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Re: Defeasible logic in N3 Rules?

From: Jeff Thompson <jeff@thefirst.org>
Date: Tue, 25 Mar 2008 22:03:01 -0700
Message-ID: <47E9D905.1060805@thefirst.org>
To: Tim Berners-Lee <timbl@w3.org>
CC: cwm talk <public-cwm-talk@w3.org>, Benjamin Grosof <bgrosof@mit.edu>

Thanks for the reply. I'll ask my question in N3 code with comments...

# Suppose you have a functional property:
@prefix owl: <http://www.w3.org/2002/07/owl#>.
@keywords is, of, a.
inventor a owl:FunctionalProperty.

# and you have two different assertions using this property:
VintCert says {WorldWideWeb inventor TimBernersLee}.
BillClinton says {WorldWideWeb inventor AlGore}.

# which assert different results so that FunctionalProperty should not merge them:
TimBernersLee owl:differentFrom AlGore.
AlGore owl:differentFrom TimBernersLee.

# I assume you are saying that you could prioritize:
VintCert moreTrustedThan BillClinton.

# so that you could have a rule to resolve the conflict:
@forAll :s, :p, :o1, :o2.
{?source1 says {:s :p :o1}.
  ?source2 says {:s :p :o2}.
  :o1 owl:differentFrom :o2.
  :p a owl:FunctionalProperty.
  ?source1 moreTrustedThan ?source2.} => {:s :p :o1}.


Using --think in cwm, as expected this gives only one conclusion:
:WorldWideWeb :inventor :TimBernersLee.

Is this how you would handle prioritizing conflicting functional properties?
Has someone worked up a rule suite along these lines?

Thanks for any help,
- Jeff

Tim Berners-Lee wrote:
 > Jeff,
 >
 > I have always held out for the design goal that two sets of rules, each
 > of which is useful in its own local domain, can be combined into a large
 > set.  This requires monotonicity.   Ben Grosof and I have argued about
 > this for years, as his systems (like sweetjess) typically rely on the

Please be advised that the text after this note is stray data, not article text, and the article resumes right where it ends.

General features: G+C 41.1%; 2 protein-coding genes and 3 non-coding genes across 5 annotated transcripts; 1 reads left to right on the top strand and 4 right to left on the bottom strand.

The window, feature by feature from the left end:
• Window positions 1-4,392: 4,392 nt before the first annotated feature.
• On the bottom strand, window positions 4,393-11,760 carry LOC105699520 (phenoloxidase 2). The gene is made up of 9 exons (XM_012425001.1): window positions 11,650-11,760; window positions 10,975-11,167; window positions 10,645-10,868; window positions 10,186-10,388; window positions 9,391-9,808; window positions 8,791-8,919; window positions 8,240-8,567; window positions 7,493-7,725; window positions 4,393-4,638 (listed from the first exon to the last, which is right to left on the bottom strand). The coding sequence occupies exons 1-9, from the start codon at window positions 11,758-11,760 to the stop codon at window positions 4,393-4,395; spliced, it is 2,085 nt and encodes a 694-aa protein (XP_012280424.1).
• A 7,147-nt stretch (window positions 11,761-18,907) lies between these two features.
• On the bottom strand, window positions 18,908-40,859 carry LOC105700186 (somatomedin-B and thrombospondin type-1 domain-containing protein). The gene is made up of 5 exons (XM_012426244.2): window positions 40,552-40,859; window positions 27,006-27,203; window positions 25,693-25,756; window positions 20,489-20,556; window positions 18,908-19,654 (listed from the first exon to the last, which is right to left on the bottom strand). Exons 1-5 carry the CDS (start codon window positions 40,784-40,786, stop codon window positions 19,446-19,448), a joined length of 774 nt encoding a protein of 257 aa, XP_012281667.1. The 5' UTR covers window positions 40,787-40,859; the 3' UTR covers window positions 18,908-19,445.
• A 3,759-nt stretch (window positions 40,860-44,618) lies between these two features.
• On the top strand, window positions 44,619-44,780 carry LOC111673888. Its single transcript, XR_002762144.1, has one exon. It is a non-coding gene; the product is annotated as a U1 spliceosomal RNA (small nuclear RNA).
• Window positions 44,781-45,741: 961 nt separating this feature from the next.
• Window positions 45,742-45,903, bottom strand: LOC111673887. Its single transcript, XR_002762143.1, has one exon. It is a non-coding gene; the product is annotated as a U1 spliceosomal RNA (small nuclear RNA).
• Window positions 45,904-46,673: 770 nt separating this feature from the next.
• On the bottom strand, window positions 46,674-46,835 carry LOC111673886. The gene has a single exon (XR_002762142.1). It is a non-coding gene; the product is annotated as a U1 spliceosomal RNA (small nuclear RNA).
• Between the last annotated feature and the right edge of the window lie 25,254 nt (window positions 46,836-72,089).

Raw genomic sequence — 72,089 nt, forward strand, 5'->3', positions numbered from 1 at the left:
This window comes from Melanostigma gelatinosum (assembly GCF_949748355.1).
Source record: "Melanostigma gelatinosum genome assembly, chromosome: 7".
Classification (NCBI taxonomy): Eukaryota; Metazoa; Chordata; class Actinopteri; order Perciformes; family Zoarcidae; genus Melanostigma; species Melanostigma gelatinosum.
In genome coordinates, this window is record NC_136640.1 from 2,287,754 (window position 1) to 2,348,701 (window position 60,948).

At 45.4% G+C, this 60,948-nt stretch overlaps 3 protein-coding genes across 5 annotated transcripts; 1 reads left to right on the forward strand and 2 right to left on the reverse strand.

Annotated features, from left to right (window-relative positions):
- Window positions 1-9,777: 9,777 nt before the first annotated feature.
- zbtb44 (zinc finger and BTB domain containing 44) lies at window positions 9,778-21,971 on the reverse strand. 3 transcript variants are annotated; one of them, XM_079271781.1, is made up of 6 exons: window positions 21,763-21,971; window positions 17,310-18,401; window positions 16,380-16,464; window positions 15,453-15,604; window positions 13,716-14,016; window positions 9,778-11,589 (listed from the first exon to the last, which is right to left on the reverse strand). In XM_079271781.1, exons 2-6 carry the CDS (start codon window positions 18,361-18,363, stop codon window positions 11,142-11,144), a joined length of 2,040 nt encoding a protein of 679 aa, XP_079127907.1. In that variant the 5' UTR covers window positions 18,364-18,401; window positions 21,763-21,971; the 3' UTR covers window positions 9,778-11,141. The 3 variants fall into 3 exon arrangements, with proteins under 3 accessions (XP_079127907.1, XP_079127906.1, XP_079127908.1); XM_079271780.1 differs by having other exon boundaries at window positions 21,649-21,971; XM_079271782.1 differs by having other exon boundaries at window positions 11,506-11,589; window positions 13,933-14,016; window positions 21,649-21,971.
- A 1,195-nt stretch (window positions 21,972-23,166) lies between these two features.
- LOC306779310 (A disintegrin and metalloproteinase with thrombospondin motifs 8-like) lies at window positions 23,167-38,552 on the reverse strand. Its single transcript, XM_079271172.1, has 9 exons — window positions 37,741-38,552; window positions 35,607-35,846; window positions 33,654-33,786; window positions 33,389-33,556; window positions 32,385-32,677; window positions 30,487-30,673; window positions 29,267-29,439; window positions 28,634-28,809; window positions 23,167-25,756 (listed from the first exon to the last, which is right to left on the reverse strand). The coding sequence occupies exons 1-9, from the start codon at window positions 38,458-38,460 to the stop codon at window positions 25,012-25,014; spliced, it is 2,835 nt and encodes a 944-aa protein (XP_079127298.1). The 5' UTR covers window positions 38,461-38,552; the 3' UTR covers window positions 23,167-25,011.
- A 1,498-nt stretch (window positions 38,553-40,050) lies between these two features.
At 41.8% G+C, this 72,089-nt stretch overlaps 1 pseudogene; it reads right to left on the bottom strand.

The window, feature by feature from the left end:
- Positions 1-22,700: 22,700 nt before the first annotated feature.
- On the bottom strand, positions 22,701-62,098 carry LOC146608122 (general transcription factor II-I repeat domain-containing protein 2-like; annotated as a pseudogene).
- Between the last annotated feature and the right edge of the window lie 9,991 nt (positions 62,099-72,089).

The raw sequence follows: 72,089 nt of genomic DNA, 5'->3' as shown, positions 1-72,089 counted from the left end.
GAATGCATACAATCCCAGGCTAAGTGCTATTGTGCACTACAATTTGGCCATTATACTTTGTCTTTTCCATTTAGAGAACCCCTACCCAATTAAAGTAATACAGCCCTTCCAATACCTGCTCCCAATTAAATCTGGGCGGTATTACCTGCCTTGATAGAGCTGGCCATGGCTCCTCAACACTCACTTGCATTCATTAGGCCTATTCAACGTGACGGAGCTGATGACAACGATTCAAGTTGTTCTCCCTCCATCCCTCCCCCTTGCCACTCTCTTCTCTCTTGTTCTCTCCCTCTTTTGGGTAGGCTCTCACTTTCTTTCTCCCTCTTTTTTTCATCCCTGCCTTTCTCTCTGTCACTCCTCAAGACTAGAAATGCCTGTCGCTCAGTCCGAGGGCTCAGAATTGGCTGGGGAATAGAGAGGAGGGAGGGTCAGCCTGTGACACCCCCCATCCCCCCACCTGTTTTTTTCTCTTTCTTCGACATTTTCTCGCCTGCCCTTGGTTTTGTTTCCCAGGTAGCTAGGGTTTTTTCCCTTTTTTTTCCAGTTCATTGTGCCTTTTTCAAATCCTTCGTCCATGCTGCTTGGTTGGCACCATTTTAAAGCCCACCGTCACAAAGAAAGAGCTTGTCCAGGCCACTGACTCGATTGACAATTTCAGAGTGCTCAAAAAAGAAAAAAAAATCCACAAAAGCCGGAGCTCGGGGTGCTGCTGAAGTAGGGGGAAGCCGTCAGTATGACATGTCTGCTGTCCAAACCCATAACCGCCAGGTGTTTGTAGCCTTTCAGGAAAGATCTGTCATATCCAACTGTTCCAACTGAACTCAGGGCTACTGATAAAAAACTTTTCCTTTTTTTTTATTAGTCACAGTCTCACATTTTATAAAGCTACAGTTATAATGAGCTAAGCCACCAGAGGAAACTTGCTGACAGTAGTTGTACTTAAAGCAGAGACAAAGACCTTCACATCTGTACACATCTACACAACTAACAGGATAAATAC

> sort of prioritization you describe.  In fact, if you have a given set
 > of the rules with priorities you can always compile them down to a
 > nested expression in monotonic logic.   the problem is in an open world
 > like the web, you never know all the rules.  In a non-mon world, you
 > can't really do anything as you don't know if somewhere something might
 > be out-prioritizing you.   So long as you exlictly close the world, by
 > saying which data sources and rulesets are relevant, then you can talk
 > about defaults and priorities - and negation as failure.  We have called
 > this 'scoped' negation as failure.
 >
 > Tim
 >
 > On 2008-03 -22, at 14:08, Jeff Thompson wrote:
 >
 >>
 >> Has there been any thought about resolving conflicting conclusions in
 >> N3 Rules?
 >> This paper makes a good case for defeasible logic which lets you
 >> prioritize rules
 >> which may produce conflicting conclusions.
 >> http://iskp.csd.auth.gr/publications/DKE-Kontopoulos.pdf
 >>
 >> Specifically, has there been thought of a non-monotonic version of
 >> log:implies
 >> which allows a superiority relation among rules?
 >>
 >> - Jeff
 >>
 >
 >
 >
 >
Received on Wednesday, 26 March 2008 05:03:36 GMT

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